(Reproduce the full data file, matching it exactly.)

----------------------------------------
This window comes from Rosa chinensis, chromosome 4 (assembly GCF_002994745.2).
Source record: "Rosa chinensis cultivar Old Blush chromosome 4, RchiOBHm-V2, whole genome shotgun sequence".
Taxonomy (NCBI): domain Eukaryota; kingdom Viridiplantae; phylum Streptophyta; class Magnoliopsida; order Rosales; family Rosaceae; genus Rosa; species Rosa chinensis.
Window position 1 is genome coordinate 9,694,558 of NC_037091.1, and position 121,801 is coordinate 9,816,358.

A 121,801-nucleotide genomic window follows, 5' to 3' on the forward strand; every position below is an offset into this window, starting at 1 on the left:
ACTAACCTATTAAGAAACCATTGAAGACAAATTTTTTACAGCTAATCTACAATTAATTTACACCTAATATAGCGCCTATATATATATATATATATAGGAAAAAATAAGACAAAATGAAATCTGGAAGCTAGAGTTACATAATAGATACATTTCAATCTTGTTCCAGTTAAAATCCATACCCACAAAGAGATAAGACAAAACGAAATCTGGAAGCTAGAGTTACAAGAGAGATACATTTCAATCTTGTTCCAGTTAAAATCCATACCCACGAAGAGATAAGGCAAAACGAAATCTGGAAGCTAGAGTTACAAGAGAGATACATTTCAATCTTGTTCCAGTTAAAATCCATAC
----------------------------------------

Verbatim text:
This window comes from Rosa chinensis, chromosome 4 (assembly GCF_002994745.2).
Source record: "Rosa chinensis cultivar Old Blush chromosome 4, RchiOBHm-V2, whole genome shotgun sequence".
Taxonomy (NCBI): domain Eukaryota; kingdom Viridiplantae; phylum Streptophyta; class Magnoliopsida; order Rosales; family Rosaceae; genus Rosa; species Rosa chinensis.
Window position 1 is genome coordinate 9,694,558 of NC_037091.1, and position 121,801 is coordinate 9,816,358.

A 121,801-nucleotide genomic window follows, 5' to 3' on the forward strand; every position below is an offset into this window, starting at 1 on the left:
ACTAACCTATTAAGAAACCATTGAAGACAAATTTTTTACAGCTAATCTACAATTAATTTACACCTAATATAGCGCCTATATATATATATATATATAGGAAAAAATAAGACAAAATGAAATCTGGAAGCTAGAGTTACATAATAGATACATTTCAATCTTGTTCCAGTTAAAATCCATACCCACAAAGAGATAAGACAAAACGAAATCTGGAAGCTAGAGTTACAAGAGAGATACATTTCAATCTTGTTCCAGTTAAAATCCATACCCACGAAGAGATAAGGCAAAACGAAATCTGGAAGCTAGAGTTACAAGAGAGATACATTTCAATCTTGTTCCAGTTAAAATCCATAC